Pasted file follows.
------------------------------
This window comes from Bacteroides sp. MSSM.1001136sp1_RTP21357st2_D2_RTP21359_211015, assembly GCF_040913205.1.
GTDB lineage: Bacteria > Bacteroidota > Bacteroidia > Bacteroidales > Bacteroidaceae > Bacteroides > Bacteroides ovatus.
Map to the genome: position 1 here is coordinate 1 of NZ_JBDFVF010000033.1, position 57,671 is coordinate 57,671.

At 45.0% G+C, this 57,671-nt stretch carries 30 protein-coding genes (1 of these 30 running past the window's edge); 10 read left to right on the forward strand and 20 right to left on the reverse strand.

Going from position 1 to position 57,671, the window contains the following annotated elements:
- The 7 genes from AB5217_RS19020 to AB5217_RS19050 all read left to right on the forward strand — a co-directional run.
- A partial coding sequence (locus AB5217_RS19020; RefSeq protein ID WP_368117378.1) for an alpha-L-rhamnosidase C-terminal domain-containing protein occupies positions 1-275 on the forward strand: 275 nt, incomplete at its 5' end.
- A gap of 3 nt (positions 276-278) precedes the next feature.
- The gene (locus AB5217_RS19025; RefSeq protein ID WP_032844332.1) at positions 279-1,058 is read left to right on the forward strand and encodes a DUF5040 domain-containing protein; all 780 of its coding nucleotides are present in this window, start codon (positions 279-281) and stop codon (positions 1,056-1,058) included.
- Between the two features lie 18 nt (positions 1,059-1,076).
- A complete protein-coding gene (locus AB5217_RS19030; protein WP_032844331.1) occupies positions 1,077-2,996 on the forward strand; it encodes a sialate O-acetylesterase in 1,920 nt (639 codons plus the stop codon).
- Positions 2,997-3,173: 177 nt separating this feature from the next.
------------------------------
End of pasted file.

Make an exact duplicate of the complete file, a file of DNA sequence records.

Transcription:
This window comes from Bacteroides sp. MSSM.1001136sp1_RTP21357st2_D2_RTP21359_211015, assembly GCF_040913205.1.
GTDB lineage: Bacteria > Bacteroidota > Bacteroidia > Bacteroidales > Bacteroidaceae > Bacteroides > Bacteroides ovatus.
Map to the genome: position 1 here is coordinate 1 of NZ_JBDFVF010000033.1, position 57,671 is coordinate 57,671.

At 45.0% G+C, this 57,671-nt stretch carries 30 protein-coding genes (1 of these 30 running past the window's edge); 10 read left to right on the forward strand and 20 right to left on the reverse strand.

Going from position 1 to position 57,671, the window contains the following annotated elements:
- The 7 genes from AB5217_RS19020 to AB5217_RS19050 all read left to right on the forward strand — a co-directional run.
- A partial coding sequence (locus AB5217_RS19020; RefSeq protein ID WP_368117378.1) for an alpha-L-rhamnosidase C-terminal domain-containing protein occupies positions 1-275 on the forward strand: 275 nt, incomplete at its 5' end.
- A gap of 3 nt (positions 276-278) precedes the next feature.
- The gene (locus AB5217_RS19025; RefSeq protein ID WP_032844332.1) at positions 279-1,058 is read left to right on the forward strand and encodes a DUF5040 domain-containing protein; all 780 of its coding nucleotides are present in this window, start codon (positions 279-281) and stop codon (positions 1,056-1,058) included.
- Between the two features lie 18 nt (positions 1,059-1,076).
- A complete protein-coding gene (locus AB5217_RS19030; protein WP_032844331.1) occupies positions 1,077-2,996 on the forward strand; it encodes a sialate O-acetylesterase in 1,920 nt (639 codons plus the stop codon).
- Positions 2,997-3,173: 177 nt separating this feature from the next.